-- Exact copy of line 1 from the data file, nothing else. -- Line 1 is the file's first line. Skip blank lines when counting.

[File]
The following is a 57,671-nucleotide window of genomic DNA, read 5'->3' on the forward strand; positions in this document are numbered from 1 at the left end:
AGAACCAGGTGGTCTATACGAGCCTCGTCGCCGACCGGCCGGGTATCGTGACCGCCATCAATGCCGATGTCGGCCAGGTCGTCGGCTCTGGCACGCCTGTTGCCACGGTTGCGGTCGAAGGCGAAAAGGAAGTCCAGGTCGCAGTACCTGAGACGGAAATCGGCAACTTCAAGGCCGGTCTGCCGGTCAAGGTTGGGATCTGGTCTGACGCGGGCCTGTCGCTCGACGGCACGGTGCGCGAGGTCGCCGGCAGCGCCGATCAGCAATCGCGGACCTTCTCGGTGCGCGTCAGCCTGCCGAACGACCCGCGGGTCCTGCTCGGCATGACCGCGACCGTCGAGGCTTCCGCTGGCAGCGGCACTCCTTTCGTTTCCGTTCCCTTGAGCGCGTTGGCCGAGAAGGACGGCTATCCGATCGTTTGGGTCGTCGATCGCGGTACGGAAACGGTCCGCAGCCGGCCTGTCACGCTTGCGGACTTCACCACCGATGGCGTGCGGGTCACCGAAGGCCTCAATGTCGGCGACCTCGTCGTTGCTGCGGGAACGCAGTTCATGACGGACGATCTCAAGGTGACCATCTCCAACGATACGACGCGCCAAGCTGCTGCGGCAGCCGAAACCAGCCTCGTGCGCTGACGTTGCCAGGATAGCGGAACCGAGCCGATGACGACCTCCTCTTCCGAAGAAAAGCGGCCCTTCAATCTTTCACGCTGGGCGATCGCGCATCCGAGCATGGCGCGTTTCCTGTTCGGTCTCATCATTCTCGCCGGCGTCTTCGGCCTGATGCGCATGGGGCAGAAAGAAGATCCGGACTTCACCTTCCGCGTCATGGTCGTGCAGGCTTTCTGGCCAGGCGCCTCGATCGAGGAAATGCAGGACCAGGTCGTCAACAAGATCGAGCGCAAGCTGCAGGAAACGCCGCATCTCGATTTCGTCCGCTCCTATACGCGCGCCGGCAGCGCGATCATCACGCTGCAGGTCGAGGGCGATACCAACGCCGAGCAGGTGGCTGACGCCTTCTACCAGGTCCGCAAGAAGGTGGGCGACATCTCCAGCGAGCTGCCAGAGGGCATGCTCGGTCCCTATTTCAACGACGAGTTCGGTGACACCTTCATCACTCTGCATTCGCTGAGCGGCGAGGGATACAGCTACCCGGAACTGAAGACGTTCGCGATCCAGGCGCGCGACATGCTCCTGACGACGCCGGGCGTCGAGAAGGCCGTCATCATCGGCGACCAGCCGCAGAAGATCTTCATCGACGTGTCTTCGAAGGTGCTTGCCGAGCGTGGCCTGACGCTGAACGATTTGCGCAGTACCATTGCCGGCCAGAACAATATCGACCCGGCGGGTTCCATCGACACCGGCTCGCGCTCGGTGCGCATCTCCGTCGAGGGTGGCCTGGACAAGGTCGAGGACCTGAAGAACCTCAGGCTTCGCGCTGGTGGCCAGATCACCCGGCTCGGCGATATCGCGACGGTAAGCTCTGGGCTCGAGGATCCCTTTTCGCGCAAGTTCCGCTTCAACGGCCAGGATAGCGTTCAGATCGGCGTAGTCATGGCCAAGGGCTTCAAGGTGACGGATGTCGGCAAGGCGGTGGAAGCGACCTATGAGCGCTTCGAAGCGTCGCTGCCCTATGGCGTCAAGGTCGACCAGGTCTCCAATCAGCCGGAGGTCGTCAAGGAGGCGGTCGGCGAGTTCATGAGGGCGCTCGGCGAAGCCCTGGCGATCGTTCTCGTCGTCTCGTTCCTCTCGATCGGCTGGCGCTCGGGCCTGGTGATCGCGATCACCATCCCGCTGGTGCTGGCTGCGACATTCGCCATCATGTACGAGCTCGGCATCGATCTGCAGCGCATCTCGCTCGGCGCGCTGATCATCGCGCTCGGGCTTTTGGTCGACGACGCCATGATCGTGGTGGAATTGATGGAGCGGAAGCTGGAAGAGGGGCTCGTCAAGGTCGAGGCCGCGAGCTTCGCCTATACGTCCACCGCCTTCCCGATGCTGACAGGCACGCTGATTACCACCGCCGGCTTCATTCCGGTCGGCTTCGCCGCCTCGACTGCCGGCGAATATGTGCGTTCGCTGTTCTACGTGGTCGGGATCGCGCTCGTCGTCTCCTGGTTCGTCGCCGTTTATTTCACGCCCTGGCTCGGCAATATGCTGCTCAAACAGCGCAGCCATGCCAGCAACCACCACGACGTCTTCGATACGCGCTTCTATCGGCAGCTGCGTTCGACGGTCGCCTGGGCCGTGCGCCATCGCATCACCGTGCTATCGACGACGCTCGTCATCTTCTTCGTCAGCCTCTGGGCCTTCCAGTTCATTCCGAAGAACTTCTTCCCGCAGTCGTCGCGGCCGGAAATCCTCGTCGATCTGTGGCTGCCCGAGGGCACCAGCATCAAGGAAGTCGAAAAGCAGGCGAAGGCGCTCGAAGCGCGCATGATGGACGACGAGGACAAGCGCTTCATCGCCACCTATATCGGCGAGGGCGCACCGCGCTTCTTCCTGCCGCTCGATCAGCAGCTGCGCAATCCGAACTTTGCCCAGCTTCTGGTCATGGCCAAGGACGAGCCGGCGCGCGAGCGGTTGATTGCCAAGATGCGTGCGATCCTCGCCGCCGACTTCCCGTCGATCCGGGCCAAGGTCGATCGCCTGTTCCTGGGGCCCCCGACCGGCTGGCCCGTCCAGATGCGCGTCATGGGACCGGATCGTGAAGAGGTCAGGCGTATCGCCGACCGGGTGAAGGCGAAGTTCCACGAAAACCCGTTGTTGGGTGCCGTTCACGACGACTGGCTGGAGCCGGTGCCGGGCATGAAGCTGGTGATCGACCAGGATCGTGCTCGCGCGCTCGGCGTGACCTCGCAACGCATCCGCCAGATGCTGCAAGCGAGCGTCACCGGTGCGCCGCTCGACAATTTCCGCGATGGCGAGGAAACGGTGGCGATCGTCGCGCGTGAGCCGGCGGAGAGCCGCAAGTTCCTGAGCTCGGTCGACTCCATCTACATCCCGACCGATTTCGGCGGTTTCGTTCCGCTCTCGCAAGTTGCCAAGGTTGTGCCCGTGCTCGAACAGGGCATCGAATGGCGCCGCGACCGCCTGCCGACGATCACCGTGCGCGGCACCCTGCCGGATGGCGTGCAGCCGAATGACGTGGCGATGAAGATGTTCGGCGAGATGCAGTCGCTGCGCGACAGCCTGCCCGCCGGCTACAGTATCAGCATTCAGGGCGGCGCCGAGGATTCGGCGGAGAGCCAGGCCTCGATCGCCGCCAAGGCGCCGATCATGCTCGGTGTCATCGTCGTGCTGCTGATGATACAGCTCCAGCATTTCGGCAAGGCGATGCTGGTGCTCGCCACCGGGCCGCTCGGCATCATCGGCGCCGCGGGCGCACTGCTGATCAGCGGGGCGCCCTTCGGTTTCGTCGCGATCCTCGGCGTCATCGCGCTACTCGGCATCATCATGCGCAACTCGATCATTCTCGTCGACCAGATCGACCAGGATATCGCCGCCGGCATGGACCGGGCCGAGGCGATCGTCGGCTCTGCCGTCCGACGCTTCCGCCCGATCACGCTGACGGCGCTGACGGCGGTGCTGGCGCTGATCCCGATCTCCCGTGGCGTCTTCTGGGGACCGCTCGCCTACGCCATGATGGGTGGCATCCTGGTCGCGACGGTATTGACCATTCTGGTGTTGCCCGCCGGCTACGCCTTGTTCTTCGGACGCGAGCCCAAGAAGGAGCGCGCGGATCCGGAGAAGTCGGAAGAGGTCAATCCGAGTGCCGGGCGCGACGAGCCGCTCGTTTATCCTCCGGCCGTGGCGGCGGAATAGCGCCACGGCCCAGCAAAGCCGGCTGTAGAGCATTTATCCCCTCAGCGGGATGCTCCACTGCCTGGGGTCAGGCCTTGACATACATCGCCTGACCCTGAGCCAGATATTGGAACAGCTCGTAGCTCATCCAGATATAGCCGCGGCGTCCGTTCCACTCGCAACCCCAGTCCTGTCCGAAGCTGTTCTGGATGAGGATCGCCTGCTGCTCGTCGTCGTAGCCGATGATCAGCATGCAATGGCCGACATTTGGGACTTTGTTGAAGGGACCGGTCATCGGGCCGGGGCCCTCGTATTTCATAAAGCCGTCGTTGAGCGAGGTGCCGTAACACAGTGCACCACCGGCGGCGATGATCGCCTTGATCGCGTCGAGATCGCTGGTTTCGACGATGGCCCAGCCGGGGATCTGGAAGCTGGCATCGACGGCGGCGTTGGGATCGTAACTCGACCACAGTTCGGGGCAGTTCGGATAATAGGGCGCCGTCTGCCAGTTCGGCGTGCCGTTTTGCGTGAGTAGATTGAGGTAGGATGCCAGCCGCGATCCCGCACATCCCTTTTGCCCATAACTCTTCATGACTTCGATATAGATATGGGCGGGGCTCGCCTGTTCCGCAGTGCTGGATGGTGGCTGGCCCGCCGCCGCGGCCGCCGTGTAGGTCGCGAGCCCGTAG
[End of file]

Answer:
The following is a 57,671-nucleotide window of genomic DNA, read 5'->3' on the forward strand; positions in this document are numbered from 1 at the left end: